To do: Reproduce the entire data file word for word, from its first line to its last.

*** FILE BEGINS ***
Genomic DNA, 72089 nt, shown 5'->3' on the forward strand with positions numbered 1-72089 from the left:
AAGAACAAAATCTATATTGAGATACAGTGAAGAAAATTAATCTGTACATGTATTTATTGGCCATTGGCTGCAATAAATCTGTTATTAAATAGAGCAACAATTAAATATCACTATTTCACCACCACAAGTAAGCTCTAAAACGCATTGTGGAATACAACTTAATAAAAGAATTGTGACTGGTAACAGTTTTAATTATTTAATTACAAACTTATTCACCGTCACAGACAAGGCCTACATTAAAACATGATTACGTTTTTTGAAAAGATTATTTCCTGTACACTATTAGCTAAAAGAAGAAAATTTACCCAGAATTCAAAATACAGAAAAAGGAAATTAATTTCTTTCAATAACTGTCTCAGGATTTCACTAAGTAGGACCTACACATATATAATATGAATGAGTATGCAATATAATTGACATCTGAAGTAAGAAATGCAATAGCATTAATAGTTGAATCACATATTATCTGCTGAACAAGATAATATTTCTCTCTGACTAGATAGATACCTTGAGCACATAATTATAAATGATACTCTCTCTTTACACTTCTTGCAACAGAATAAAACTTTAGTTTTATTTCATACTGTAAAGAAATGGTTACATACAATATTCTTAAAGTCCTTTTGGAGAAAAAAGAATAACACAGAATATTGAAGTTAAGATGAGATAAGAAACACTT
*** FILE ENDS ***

Genomic DNA, 72089 nt, shown 5'->3' on the forward strand with positions numbered 1-72089 from the left:
AAGAACAAAATCTATATTGAGATACAGTGAAGAAAATTAATCTGTACATGTATTTATTGGCCATTGGCTGCAATAAATCTGTTATTAAATAGAGCAACAATTAAATATCACTATTTCACCACCACAAGTAAGCTCTAAAACGCATTGTGGAATACAACTTAATAAAAGAATTGTGACTGGTAACAGTTTTAATTATTTAATTACAAACTTATTCACCGTCACAGACAAGGCCTACATTAAAACATGATTACGTTTTTTGAAAAGATTATTTCCTGTACACTATTAGCTAAAAGAAGAAAATTTACCCAGAATTCAAAATACAGAAAAAGGAAATTAATTTCTTTCAATAACTGTCTCAGGATTTCACTAAGTAGGACCTACACATATATAATATGAATGAGTATGCAATATAATTGACATCTGAAGTAAGAAATGCAATAGCATTAATAGTTGAATCACATATTATCTGCTGAACAAGATAATATTTCTCTCTGACTAGATAGATACCTTGAGCACATAATTATAAATGATACTCTCTCTTTACACTTCTTGCAACAGAATAAAACTTTAGTTTTATTTCATACTGTAAAGAAATGGTTACATACAATATTCTTAAAGTCCTTTTGGAGAAAAAAGAATAACACAGAATATTGAAGTTAAGATGAGATAAGAAACACTT